and begin to laugh at minor mistakes and misunderstandings which
would have caused you major headaches in the hostility stage.
By now, you have made some friends and adjusted to the complexity
of the new academic system.
The final adjustment stage comes when you have retained the
allegiance to your home culture, but also "feel at home" in your
newly acquired one. You may now have successfully adjusted to
the norms and standards of the new environment, and should be
commended for the ability to live successfully in two cultures.
for Adapting to a new culture
The following were suggested by individuals interested in helping people
like you in the process of adjusting to a new culture:
- Listen and observe.
Since there are new rules and norms that may be unfamiliar to you, listen
carefully to verbal communication and observe non-verbal communication
carefully and try to put them in proper context.
- Ask questions.
You should not assume that you always know what is going on or
that you understand wheat you hear or see. Most Americans will
be very helpful if you need an explanation of something.<
- Try not to evaluate
or judge. You may see many things different
from your own culture. Most customs, habits, and ideas are simply
different from what you have known before.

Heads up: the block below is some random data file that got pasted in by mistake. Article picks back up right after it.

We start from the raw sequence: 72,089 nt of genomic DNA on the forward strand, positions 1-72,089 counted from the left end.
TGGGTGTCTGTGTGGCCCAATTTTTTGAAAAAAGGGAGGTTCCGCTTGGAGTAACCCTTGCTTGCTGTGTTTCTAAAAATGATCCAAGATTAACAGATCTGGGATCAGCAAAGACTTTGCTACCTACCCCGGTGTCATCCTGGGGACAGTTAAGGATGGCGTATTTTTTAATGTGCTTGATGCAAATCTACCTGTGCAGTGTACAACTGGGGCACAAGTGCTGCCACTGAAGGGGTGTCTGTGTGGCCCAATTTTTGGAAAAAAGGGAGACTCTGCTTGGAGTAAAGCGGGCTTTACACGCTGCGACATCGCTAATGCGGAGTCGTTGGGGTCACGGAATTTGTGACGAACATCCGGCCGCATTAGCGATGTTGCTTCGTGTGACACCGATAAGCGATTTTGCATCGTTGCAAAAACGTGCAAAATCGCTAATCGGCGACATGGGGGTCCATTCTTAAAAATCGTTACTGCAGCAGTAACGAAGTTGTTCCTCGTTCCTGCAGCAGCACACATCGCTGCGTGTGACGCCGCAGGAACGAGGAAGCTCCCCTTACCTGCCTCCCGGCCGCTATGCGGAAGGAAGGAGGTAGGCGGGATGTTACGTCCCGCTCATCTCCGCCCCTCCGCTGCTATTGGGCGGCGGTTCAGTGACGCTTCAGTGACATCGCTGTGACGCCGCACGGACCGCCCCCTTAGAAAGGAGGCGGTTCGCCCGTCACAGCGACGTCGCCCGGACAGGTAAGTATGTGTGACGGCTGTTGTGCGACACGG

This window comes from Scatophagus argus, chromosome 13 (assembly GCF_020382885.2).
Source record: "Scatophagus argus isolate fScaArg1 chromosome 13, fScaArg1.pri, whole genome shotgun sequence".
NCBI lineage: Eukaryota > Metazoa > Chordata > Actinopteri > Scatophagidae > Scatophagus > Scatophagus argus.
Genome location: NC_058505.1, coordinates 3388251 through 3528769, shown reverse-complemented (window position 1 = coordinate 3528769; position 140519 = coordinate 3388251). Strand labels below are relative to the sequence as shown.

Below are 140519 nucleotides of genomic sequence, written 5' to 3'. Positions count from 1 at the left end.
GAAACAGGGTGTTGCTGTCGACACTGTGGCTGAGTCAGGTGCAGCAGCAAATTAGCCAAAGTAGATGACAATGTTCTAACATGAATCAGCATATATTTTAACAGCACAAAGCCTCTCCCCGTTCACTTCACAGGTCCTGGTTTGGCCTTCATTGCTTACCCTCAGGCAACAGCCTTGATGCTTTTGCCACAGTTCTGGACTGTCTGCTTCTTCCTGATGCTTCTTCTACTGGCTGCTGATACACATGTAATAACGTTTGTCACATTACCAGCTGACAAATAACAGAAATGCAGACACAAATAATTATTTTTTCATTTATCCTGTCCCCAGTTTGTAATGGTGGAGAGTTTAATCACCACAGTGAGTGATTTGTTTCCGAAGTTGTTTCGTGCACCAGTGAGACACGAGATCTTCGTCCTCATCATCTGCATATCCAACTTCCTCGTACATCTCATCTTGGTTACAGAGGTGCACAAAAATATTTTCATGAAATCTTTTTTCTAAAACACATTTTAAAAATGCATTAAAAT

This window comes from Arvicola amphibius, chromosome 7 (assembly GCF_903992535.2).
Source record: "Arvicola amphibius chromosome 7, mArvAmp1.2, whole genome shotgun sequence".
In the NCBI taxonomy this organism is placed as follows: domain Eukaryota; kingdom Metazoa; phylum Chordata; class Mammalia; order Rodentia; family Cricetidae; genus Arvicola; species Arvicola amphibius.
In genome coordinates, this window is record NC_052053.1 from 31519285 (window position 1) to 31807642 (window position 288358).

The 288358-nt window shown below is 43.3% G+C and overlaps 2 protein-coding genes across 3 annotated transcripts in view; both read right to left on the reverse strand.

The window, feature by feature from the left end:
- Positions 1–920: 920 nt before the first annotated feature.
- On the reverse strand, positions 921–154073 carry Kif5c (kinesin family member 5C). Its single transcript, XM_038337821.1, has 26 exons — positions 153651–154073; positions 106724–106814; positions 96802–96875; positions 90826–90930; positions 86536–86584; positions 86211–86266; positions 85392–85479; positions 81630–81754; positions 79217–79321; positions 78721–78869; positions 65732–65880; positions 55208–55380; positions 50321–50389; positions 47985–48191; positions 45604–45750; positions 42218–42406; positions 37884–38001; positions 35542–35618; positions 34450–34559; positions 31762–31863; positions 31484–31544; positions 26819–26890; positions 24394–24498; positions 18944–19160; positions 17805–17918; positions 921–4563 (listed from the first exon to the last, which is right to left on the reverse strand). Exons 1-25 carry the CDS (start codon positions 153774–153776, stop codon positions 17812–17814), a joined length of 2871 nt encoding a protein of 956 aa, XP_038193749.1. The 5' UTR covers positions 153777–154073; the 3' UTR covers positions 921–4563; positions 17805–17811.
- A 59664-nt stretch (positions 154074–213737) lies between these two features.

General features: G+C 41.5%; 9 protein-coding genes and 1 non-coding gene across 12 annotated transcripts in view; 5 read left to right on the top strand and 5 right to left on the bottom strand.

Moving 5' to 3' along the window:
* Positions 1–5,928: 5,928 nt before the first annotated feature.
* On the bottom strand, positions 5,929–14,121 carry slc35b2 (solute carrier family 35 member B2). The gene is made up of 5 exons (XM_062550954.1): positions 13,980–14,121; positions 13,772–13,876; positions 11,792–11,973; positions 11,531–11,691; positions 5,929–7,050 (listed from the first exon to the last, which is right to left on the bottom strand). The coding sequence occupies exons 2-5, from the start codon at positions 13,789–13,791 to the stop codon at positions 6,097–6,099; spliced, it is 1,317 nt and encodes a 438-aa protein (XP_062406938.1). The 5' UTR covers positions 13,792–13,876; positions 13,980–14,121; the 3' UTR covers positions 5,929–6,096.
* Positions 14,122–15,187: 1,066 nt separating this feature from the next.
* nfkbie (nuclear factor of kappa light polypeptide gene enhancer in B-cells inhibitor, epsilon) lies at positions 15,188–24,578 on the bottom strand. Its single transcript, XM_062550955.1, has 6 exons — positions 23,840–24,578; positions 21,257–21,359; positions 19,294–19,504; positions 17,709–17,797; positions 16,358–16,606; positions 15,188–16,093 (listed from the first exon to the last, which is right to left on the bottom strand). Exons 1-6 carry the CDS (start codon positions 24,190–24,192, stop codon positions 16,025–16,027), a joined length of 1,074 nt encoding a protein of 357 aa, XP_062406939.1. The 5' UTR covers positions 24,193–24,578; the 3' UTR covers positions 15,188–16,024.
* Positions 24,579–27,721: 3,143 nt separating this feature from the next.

Be open and curious.
To experience a new culture and to learn from it, it is important
to be open to new experiences. Relax and try to think of it as
a new adventure and be curious about the way things are done in
a new place. The more you explore, the more you will learn.
Exercise a sense of humor.
It is very likely that you will make mistakes as you explore a new culture,
and if you can laugh at them yourself, it will help you to learn and the
other people will respond with friendliness.
Expect some anxiety
and frustration. Learning to function In
a new culture is not easy, and it is natural to feel some anxiety
and frustration. If you recognize that these are a normal part
of the experience, you may be able to deal with them more effectively.
Your sense of humor and openness will also help.
The more you put into the experience of
becoming acclimated to your surroundings during your sojourn here, the
more you will learn from it. You should make an effort to meet people,
establish friendships, get involved in activities, and learn about the
people and their culture. One way to do this is by participating in the